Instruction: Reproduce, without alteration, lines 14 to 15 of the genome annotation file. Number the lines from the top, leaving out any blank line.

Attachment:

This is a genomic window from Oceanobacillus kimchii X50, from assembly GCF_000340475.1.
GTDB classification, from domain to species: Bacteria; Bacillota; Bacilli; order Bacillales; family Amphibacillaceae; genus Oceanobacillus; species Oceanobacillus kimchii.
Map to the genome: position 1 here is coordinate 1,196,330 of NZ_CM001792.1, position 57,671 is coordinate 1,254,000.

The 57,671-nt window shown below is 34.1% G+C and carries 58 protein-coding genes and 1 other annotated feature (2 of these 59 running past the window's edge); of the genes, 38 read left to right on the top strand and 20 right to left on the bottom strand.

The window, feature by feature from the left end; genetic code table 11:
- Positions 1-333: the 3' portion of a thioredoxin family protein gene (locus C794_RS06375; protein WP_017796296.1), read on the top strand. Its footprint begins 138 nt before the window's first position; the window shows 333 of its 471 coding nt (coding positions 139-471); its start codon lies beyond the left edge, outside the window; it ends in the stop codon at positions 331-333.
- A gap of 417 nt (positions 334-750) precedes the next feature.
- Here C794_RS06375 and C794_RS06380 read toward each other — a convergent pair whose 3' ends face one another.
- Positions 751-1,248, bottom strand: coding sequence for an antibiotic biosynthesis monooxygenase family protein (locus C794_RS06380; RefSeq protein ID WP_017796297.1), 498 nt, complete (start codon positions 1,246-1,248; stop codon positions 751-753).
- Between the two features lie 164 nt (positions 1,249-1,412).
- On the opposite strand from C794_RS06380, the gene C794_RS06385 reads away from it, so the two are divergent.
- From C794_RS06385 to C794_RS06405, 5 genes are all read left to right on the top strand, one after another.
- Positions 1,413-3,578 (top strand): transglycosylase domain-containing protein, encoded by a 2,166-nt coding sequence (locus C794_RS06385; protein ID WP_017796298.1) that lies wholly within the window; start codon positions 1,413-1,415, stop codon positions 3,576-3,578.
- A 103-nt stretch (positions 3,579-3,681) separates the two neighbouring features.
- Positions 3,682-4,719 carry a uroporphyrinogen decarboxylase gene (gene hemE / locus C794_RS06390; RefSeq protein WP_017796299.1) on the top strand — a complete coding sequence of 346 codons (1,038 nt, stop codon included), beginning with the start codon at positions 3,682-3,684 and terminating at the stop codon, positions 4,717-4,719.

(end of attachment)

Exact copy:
- A 103-nt stretch (positions 3,579-3,681) separates the two neighbouring features.
- Positions 3,682-4,719 carry a uroporphyrinogen decarboxylase gene (gene hemE / locus C794_RS06390; RefSeq protein WP_017796299.1) on the top strand — a complete coding sequence of 346 codons (1,038 nt, stop codon included), beginning with the start codon at positions 3,682-3,684 and terminating at the stop codon, positions 4,717-4,719.